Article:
13. In a pulse generating circuit, a non-oscillatory capacitive pulse forming and determining circuit having input terminals, a load element, an electron discharge device having an anode and a cathode, a source of direct current supply ccn nected to said anode and said cathode in series circuit relation with said load element and said input terminals, and means for recurrently rendering said electron discharge device conductive thereby recurrently to impress a, potential from said source upon said input terminals throughout each pulse period, said pulse forming element determining said pulses by delayed removal of anode potential from said discharge device thereby to render said discharge device non-conductive.

HAROLD W. LORD.

US475597A 1943-02-12 1943-02-12 Pulse generating circuit Expired - Lifetime US2394389A (en)

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Cited By (31)

* Cited by examiner, † Cited by third party
Publication number Priority date Publication date Assignee Title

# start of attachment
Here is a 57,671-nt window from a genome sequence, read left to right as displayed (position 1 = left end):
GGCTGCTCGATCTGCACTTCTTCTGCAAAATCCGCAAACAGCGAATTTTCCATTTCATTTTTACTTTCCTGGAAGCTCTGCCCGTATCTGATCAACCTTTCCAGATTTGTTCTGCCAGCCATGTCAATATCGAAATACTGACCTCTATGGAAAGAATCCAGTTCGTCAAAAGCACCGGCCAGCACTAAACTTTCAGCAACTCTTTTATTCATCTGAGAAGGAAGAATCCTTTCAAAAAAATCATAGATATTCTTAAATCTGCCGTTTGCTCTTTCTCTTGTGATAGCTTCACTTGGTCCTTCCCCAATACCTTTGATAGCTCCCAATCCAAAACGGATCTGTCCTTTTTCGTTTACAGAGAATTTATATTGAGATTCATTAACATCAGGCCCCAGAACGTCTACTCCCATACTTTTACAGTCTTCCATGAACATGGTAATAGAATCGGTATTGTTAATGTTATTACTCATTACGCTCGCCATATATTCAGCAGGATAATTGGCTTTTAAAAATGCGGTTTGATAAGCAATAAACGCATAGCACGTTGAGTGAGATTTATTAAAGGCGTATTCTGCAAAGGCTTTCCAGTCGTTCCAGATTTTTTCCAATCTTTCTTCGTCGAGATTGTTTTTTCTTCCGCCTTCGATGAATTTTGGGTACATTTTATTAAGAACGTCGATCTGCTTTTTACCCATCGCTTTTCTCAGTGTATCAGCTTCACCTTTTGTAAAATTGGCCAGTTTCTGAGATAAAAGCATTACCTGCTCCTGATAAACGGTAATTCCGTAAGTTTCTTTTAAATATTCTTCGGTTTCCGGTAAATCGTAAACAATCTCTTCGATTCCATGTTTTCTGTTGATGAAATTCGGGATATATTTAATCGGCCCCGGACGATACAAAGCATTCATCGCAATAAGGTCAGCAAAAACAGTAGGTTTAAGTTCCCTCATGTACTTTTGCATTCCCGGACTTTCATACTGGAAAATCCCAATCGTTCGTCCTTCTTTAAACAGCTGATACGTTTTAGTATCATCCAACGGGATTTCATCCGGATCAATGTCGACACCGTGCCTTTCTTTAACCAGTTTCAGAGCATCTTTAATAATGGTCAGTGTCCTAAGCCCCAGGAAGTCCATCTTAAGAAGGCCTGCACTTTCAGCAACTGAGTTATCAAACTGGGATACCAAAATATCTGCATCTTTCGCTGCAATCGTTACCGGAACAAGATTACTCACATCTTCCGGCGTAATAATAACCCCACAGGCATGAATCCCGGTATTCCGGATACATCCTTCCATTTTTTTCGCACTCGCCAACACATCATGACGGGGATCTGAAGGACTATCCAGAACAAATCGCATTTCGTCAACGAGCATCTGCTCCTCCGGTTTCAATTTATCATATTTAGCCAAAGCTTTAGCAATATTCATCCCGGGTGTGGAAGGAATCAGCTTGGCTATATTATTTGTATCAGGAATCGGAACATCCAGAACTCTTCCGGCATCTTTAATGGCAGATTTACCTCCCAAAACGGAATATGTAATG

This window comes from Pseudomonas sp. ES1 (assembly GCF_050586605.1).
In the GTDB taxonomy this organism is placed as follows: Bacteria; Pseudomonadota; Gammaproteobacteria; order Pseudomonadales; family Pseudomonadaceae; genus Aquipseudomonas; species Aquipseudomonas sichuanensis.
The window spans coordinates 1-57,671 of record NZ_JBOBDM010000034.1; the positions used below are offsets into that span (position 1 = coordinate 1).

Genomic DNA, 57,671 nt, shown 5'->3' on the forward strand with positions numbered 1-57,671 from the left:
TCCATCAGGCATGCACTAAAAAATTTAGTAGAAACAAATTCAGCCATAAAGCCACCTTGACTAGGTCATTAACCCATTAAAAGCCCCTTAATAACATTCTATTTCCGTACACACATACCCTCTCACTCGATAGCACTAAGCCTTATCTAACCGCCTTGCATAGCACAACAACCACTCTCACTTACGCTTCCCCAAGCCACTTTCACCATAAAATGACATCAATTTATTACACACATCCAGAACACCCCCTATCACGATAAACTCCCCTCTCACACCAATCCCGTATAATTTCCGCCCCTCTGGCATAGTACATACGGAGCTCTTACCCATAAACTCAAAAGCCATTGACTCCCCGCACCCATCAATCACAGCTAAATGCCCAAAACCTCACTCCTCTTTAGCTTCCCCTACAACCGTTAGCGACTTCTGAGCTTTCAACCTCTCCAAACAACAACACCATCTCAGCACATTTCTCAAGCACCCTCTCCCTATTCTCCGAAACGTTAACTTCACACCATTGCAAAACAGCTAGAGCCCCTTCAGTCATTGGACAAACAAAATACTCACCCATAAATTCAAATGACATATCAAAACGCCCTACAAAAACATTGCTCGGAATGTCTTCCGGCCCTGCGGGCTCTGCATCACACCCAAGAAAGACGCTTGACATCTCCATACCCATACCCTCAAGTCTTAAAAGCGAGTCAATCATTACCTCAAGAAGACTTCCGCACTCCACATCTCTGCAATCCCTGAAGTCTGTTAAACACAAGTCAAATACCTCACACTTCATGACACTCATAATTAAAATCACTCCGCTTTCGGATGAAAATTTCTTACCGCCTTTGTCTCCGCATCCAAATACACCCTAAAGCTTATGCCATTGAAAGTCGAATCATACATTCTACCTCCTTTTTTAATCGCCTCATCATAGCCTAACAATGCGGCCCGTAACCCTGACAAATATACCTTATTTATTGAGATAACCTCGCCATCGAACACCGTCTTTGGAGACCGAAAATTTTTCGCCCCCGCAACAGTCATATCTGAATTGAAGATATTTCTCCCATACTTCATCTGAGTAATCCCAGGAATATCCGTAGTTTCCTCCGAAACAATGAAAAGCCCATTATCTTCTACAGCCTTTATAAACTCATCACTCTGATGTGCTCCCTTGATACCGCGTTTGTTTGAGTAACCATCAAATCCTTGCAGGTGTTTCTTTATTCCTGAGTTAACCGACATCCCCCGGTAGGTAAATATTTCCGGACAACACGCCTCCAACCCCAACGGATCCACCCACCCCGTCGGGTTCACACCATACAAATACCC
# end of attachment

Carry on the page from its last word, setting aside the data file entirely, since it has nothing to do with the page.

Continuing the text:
US2418875A (en) * 1945-06-29 1947-04-15 Stromberg Carlson Co Nonlinear charging system for networks
US2444921A (en) * 1946-05-04 1948-07-13 Raytheon Mfg Co Ignition circuits for vapor discharge devices
US2456475A (en) * 1947-02-27 1948-12-14 Gen Electric Ignition system
US2467793A (en) * 1945-05-19 1949-04-19 Westinghouse Electric Corp Radio communication system
US2469977A (en) * 1945-05-12 1949-05-10 Bell Telephone Labor Inc Pulser circuit
US2470550A (en) * 1946-02-28 1949-05-17 Rca Corp Pulse producing apparatus
US2470825A (en) * 1945-04-10 1949-05-24 Bell Telephone Labor Inc Electrical contact protection network
US2481925A (en) * 1943-06-29 1949-09-13 Rca Corp Pulse modulator
US2490243A (en) * 1947-06-12 1949-12-06 Philco Corp Electronic cycle counting circuit
US2492850A (en) * 1946-03-29 1949-12-27 Stromberg Carlson Co Discharge initiating circuit
US2496980A (en) * 1940-01-27 1950-02-07 Emi Ltd Pulsed oscillator
US2498636A (en) * 1945-11-08 1950-02-28 Dewey M Bassett Electronic multiple pulse generator
US2522871A (en) * 1945-03-09 1950-09-19 Rca Corp Mercury arc oscillator circuits
US2535093A (en) * 1945-08-25 1950-12-26 Sprague Electric Co Impulse generating system and network therefor
US2542066A (en) * 1943-03-30 1951-02-20 Arthur A Varela Periodic high-voltage impulse generator
US2543445A (en) * 1945-08-01 1951-02-27 Howard D Doolittle Impulse generating apparatus
US2555305A (en) * 1946-02-04 1951-06-05 Raymond L Alty Pulsing circuit
US2575559A (en) * 1946-01-22 1951-11-20 Geoffrey B Parkinson Impulse generating system
US2592133A (en) * 1945-06-28 1952-04-08 Sperry Prod Inc Method and means for synchronizing a voltage train generator and power supply
US2605310A (en) * 1945-10-30 1952-07-29 Harry J White Rotary spark gap modulator